Adjusting to One Income

by Gary Foreman


"So George, how's the job hunt coming?" John was sincerely interested in his brother-in-law's situation. They had become good friends over the years. Recently, George had lost his job in an electronics manufacturing company.

"I've got resumes out everywhere. What they call an 'outplacement counselor' says that I should be calling all my friends and contacts telling them that I'm available. So that's what I've been doing. What really worries me is our finances. We've always been pretty comfortable living on two incomes. After my severance runs out, I'm not sure how long we can go on with just Janice's salary and unemployment coming in."

John understood. It was a concern shared by many families. "Have you figured out how much money is going out each month and how much is coming in?" George admitted that he had been so busy looking for a job that he hadn't taken the time to try to figure it out.

John went on to explain how he and Mary had reviewed their income and expenses. When they realized that they needed to make some changes, they compared their spending to national averages to get some idea where they might find some savings.

"But John, we don't have a little problem here. My severance stops in about four weeks. We're never going to get our budget to balance without my income." George was convinced that he needed to find a job in just a few weeks or his family faced some severe hardships.

They talked for awhile and George agreed that he and Janice would put an estimate together to show what they thought that their annual expenses were and what income was coming in. Since the families were so close, John and Mary would work with them to try to brainstorm a solution to the problem.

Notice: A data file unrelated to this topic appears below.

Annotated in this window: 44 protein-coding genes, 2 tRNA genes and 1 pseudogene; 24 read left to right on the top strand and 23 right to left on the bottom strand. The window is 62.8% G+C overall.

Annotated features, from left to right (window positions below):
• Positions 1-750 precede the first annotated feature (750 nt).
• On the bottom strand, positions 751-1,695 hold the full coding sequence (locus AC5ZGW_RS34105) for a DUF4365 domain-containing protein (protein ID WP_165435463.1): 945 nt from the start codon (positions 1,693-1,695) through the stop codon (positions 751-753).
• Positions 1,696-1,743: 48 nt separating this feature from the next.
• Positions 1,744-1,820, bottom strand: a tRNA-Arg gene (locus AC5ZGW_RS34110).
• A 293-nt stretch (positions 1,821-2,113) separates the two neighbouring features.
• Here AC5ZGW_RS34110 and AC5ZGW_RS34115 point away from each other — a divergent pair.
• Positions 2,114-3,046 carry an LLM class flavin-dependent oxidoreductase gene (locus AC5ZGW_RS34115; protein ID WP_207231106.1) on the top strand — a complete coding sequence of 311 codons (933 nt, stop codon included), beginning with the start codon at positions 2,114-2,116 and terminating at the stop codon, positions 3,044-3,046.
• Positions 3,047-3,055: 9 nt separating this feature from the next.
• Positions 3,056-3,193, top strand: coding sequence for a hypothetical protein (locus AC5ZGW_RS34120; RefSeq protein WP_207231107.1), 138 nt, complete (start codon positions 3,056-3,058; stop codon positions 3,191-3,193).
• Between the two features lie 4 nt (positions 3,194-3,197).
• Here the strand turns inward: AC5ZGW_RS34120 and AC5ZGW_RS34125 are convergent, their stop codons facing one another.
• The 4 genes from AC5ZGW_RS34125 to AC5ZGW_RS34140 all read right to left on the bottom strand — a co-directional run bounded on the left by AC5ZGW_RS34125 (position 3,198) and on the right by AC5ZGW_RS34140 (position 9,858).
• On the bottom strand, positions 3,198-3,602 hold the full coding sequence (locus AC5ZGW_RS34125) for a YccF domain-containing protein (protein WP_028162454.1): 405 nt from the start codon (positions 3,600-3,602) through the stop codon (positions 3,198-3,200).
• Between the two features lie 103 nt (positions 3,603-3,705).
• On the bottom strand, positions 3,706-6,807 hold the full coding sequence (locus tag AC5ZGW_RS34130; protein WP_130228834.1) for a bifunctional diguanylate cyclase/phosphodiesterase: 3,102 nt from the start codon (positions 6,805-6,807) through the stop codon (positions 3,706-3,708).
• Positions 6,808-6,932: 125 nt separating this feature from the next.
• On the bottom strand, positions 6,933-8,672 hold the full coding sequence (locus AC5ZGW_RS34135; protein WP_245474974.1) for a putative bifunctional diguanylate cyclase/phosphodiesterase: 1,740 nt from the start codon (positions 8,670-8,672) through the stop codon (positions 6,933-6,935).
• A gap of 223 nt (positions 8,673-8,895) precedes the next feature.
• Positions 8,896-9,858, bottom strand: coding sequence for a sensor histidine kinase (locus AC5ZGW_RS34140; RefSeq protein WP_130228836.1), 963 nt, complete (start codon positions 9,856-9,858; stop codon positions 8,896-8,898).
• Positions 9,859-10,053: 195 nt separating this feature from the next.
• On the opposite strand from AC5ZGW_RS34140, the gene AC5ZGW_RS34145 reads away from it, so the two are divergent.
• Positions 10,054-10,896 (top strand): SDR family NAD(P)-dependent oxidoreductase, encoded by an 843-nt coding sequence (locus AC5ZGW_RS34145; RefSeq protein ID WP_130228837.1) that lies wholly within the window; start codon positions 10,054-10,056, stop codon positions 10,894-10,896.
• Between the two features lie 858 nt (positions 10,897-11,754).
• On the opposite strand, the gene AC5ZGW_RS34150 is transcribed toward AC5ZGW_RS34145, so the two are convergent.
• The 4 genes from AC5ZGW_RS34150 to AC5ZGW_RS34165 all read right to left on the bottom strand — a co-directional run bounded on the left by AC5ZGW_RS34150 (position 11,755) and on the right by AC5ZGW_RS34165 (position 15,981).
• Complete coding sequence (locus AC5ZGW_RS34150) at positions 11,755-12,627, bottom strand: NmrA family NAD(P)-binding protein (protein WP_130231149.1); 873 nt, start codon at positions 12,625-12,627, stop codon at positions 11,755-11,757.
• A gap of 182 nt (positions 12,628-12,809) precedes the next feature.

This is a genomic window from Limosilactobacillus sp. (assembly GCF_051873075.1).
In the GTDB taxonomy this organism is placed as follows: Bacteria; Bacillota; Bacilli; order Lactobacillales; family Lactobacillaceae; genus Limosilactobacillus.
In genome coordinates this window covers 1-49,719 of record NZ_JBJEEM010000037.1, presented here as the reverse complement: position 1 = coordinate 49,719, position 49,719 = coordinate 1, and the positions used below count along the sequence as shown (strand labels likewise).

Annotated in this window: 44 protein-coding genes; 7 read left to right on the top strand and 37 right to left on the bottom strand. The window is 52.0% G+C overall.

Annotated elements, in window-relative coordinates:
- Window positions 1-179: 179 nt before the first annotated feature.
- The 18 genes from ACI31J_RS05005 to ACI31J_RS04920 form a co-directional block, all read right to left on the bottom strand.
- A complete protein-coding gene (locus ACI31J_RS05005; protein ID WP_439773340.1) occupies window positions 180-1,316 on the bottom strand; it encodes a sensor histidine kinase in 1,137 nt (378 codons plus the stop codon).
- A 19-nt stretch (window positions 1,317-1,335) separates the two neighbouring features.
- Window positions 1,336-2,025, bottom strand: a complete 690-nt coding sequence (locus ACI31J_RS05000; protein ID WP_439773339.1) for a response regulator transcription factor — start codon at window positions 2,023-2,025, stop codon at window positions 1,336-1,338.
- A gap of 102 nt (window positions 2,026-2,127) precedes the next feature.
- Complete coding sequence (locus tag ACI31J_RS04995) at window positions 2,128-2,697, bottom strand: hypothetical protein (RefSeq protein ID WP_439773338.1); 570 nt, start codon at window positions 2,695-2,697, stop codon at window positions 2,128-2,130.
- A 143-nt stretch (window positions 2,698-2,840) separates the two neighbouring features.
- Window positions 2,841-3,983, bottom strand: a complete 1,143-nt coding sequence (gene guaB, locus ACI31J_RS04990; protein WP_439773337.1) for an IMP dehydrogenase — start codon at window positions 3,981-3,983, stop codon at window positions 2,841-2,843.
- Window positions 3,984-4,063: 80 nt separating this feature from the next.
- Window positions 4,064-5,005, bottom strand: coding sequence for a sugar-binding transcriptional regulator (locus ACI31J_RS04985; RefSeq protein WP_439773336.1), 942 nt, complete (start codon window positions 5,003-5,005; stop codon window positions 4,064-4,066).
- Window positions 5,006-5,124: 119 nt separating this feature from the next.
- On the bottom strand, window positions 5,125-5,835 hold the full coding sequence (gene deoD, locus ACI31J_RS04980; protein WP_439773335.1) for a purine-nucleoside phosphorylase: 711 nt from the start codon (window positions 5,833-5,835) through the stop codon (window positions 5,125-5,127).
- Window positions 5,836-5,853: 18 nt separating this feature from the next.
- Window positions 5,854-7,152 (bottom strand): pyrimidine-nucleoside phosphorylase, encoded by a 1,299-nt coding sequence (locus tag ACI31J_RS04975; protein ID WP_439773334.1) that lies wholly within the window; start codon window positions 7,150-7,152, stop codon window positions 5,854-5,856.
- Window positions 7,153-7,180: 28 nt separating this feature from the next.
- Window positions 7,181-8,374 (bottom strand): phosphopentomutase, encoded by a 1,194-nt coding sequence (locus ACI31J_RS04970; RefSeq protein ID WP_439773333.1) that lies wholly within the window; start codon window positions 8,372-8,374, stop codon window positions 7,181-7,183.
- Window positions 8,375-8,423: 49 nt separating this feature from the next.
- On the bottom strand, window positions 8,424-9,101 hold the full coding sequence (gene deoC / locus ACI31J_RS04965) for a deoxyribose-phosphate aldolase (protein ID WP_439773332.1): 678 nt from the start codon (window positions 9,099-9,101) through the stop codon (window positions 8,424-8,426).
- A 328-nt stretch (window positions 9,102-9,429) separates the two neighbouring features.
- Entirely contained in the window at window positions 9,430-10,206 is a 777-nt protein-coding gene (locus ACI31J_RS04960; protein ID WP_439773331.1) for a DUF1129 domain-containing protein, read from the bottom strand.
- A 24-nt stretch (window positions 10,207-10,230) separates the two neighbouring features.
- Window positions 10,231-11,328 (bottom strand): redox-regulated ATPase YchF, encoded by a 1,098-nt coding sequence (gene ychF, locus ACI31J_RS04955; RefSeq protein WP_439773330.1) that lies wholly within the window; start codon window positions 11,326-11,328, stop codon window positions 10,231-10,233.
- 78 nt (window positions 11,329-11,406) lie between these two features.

One week later.....Janice and George have joined John and Mary at the dining room table. They all had copies of the income and expense record that George had prepared. The record covered the first six months of the year while George was still working. It showed that the Jones family would be about $3,000 short each month if George's salary was replaced by unemployment.

"I don't know where you can cut $36,000 out of these expenses." The more Janice thought about the problem the more concerned she became.

John was the one who began to break the logjam. "OK, let's start with the obvious. If John's not working, he won't be paying income taxes on his salary. We can take the amount for income taxes and cut it in half." The adjustment was worth a little over $10,000. Adjustment to FICA withholding added another $2,400. "What else changes because George isn't working?"

"How about lunches? It's not much, but you eat lunch at home now and that's a saving." Janice calculated the difference between eating out and at home lunches and made a $750 adjustment.

"Transportation! George, you were filling the car with gas at least once a week when you were working, now the car hardly ever leaves the drive." Mary did the math this time. "Let's see, ten gallons a week at $1.25 per gallon times 52 weeks is...$650."

One by one they reviewed each area. Many areas had been effected by George's layoff. Each change was calculated and adjustments made to that area of expenses.

Some weren't so obvious. When they thought about it they realized that the Jones' didn't eat out nearly as often as before. Since George liked to cook (he was one of those liberated guys!), he had been making dinner from scratch. They were actually eating better for less by not going through the fast food windows!